12 July 2010

Bermuda, We Hardly Knew Ya

I've mentioned, occasionally, that I was inveigled into cruising to Bermuda a few hurricane seasons ago. I've been reading the Island's major paper, The Royal Gazette, ever since. Both social unrest and water shortage have gotten worse since my visit. The Leaders' response to these conditions have been the usual tepid rhetoric, ignoring the underlying cause. Today's paper reported yet another shooting, which prompted me to write yet another Letter to the Editor, which is below.

I visited a few years ago, and loved the Islands. In fact, when the "new curriculum" was announced, I wrote and asked to be considered for a position.

However, in the time I have been away the Great Recession has occurred and Bermuda's existence as an isolated island (among the most isolated with a developed economy) has led it to be, perhaps unknowingly to Bermudians, a lab experiment in socio-economic structure. For what it may be worth, I have a blog in my name where I have been discussing the general problem, not specific to Bermuda, for some time.

The water problem and social unrest problem were clear when I visited, and have only escalated in severity since. I get no sense from reading the Gazette each and every day, that leaders (both political and economic) have any stomach for the solutions to the two problems. Really, there is a single solution to the underlying cause of both problems.

The issue is income/wealth distribution. Given that Bermuda has a slave history (much like the US states directly west, and to which Bermuda has historic ties), and a remaining plantation mentality, the solution is clearly not acceptable to the controlling class of Bermuda.

No society can persist for very long with the many very much poorer than the few. The few always say something like, "but our poor aren't as poor as Haiti (or whatever place is au courant)", as if that fact were relevant. Wealth, along with all other attributes of human kind, is relative. When the gap in wealth between rich and poor (and the numbers of people in each group diverge widely) becomes obviously rigged and grotesque, the poor lash out. That has been true throughout human history.

It is no accident that the Scandinavian countries, which as "tribes" determined to not allow such gaps to develop, have the most stable societies. And it is also true that these countries are quite productive. Some cavil that they are able to do this because they have homogeneous racial makeups, but that is just racist blathering; as if skin color matters.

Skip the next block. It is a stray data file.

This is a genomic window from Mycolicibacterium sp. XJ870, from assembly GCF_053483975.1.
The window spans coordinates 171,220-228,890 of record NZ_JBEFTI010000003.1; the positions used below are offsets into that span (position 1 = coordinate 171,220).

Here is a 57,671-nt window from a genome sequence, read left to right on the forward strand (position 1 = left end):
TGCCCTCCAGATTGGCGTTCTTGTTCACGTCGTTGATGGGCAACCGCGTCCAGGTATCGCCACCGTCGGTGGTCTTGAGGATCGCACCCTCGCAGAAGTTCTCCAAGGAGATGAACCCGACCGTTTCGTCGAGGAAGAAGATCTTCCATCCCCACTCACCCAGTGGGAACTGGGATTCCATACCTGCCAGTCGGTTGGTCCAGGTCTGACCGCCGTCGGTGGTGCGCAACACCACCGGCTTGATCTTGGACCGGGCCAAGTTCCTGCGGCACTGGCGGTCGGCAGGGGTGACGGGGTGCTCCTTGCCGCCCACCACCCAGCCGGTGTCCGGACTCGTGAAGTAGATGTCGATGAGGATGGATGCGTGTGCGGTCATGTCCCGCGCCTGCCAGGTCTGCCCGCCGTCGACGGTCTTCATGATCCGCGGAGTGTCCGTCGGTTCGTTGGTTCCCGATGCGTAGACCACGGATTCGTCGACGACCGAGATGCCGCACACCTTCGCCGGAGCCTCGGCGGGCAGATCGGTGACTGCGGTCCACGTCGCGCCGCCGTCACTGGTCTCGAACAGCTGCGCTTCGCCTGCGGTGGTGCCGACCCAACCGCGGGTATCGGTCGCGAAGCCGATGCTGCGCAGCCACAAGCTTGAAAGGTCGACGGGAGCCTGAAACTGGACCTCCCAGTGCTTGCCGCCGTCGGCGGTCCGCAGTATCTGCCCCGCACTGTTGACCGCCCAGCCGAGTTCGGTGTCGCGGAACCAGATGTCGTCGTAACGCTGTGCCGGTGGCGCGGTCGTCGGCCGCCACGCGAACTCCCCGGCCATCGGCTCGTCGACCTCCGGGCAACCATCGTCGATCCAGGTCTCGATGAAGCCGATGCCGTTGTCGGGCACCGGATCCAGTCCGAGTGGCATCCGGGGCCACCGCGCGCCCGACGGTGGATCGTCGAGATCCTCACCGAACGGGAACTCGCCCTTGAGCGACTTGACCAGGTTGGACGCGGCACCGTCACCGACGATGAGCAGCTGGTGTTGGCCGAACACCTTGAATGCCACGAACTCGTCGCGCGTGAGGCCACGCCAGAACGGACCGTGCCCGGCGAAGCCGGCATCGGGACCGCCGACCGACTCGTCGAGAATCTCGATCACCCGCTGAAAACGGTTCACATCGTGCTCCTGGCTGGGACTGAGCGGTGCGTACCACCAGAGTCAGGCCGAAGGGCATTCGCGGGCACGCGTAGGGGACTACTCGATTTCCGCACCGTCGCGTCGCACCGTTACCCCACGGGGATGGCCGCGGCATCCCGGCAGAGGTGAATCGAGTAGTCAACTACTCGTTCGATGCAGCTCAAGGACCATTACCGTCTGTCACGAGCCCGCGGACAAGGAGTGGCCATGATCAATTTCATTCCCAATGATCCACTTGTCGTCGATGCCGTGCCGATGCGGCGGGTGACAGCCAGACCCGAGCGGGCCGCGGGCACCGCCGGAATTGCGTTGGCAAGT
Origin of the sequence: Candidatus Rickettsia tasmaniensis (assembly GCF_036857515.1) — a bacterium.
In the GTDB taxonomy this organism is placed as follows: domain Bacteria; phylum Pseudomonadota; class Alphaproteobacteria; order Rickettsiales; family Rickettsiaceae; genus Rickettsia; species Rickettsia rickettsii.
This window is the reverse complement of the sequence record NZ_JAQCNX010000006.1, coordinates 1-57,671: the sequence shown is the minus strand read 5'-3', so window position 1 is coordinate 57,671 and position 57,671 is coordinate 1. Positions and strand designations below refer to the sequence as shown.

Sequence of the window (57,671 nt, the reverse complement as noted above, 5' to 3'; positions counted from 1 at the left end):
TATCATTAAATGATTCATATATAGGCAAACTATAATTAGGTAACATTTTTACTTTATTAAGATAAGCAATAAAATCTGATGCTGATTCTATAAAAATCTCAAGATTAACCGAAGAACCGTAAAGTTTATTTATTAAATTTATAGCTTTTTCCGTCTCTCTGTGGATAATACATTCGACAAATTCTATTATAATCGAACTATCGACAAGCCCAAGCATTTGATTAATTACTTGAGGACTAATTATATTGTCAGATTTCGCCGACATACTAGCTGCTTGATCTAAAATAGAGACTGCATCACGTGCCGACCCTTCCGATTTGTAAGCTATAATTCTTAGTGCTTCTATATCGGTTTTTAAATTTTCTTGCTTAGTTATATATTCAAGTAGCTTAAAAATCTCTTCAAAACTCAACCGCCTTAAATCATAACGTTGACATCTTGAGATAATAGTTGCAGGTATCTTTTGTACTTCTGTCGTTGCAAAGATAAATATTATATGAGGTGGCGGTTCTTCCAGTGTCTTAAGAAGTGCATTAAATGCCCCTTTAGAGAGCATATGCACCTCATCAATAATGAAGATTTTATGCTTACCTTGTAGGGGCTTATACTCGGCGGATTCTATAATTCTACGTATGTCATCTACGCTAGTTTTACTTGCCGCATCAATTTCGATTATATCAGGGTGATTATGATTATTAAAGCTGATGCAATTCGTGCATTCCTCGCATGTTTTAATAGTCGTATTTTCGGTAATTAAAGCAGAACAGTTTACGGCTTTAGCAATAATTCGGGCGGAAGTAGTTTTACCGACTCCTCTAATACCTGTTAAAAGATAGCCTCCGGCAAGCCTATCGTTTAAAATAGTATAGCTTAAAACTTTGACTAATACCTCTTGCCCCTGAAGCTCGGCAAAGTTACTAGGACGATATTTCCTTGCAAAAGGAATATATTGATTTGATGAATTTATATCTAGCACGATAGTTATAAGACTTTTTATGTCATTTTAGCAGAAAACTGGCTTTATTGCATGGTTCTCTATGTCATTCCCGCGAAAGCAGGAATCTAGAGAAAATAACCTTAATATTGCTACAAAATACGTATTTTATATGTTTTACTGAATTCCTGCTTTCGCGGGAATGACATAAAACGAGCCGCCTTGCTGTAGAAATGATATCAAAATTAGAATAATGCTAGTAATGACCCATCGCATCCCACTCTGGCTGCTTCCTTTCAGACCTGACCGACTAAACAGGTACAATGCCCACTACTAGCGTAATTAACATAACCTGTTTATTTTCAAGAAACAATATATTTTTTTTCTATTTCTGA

The water problem results from the inequality problem due to the fact that the well off would rather import visitors, and put increasing stress on the ecosystem, than to develop a domestic economy. Developing a domestic economy would require fully integrating, and utilizing, all the peoples of Bermuda, and that's just distasteful. Australia is another island nation, though a tad larger. It is the driest inhabited continent (although classified an island when I was in school), and has had a water shortage situation for a very long time. Now they are going about building desalination plants, which some view as foolish. There are 22 million Australians, and some Australians see that the water supply of the island can support that many humans, and "growing" the population simply to grow, is beyond the ecosystem's capacity. Bermuda, while smaller and thus even more fragile, needs to face the same fact.

So, Bermuda faces, in microcosm, the Great Decision: will Bermuda have a future of growing equality and peace, or growing inequality and a police state? The rich few will have to relinquish some perks in life in order for the poor to have opportunity. Or the rich can hire on more police with yet more armament enforcing ever more stringent laws.

It's your choice. Choose wisely.

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